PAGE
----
Twenty-year-old Princeton University student Cara McCollum captured the title of Miss...
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Libraries rock, especially in tough economic times like these. I've always used and loved libraries.
Janet Evanovich is the author of the popular Stephanie Plum contemporary mystery series. Evanovich began her career writing short contemporary romance novels under the pen name Steffie Hall, but gained fame with Plum, a lingerie buyer from Trenton, New Jersey, who becomes a bounty hunter to make ends meet after losing her job. The fifteen novels in this series consistently top the New York Times Best Seller list.
A large part of Evanovich's success comes from the complete support of her family. Her husband, son, and daughter form the marketing powerhouse that is Evanovich Inc. And according to a 2005 article in the New York Times, "they have transformed Ms. Evanovich, 62, from a failing romance writer who once burned a box of rejection letters on her curb into a mini-industry whose success is beginning to emulate the sprawling domains of authorial heavyweights like James Patterson." The article has Evanovich acknowleging this support, saying "I feel like I never would have been a success and gotten published without my family." Even through the toughest of times, "they never said, 'Why don't we go on vacation like other families?' They just told me, 'You take your time and write.'"
When I was a kid I spent a lot of time in LaLa Land. La la Land is like an out-of-body experience — while your mouth is eating lunch your mind is conversing with Captain Kirk. Sometimes I'd pretend to sing opera. After graduation from South River High School, I spent four years in the Douglass College art department, honing my ability to wear torn Levis, learning to transfer cerebral excitement to primed canvas.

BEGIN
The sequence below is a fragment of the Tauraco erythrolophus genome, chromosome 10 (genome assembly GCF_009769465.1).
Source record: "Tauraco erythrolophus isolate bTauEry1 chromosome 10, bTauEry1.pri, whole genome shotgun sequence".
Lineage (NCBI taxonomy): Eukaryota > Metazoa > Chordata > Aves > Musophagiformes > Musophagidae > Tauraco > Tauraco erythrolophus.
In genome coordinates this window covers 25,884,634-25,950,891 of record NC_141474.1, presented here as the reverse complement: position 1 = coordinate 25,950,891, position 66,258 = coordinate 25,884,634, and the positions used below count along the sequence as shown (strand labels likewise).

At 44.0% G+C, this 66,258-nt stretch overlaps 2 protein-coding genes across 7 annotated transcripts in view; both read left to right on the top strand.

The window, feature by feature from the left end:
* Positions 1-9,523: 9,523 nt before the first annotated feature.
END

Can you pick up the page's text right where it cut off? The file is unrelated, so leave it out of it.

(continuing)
Somewhere down the line I started writing stories. The first story was about the pornographic adventures of a fairy who lived in a second rate fairy forest in Pennsylvania. The second story was about … well never mind, you get the picture. I sent my weird stories out to editors and agents and collected rejection letters in a big cardboard box. When the box was full I burned the whole damn thing, crammed myself into pantyhose and went to work for a temp agency. Four months into my less than stellar secretarial career, I got a call from an editor offering to buy my last mailed (and heretofore forgotten) manuscript.
I wrote series romance for the next five years, mostly for Bantam Loveswept. It was a rewarding experience, but after twelve romance novels I ran out of sexual positions and decided to move into the mystery genre. I spent two years retooling — drinking beer with law enforcement types, learning to shoot, practicing cussing. At the end of those years I created Stephanie Plum. I wouldn't go so far as to say Stephanie is an autobiographical character, but I will admit to knowing where she lives.
In '95 my husband and I moved to New Hampshire. I have a nice view of the Connecticut River valley from my office window and there's a couple acres of land around the house. It's a good place to write a book … and would be even better if we just had a decent mall.
When we moved to New Hampshire we realized there was more to this writing stuff than just writing, so we formed a family business, Evanovich, Inc. My son, Peter, a Dartmouth College graduate, assumed responsibility for everything financial. In '96 my daughter Alex, a film and photography school graduate, came on board and created the website. Alex does it all … the E-mail, the comics, the store, etc. My husband, Pete, has his doctorate in mathematics from Rutgers University and now manages all aspects of the business and tries to keep me on time (a thankless, impossible job!).
It turns out I'm a really boring workaholic with no hobbies or special interests. My favorite exercise is shopping and my drug of choice is Cheeze Doodles. I read comic books and I only watch happy movies. And when I grow up I want to be just like Grandma Mazur.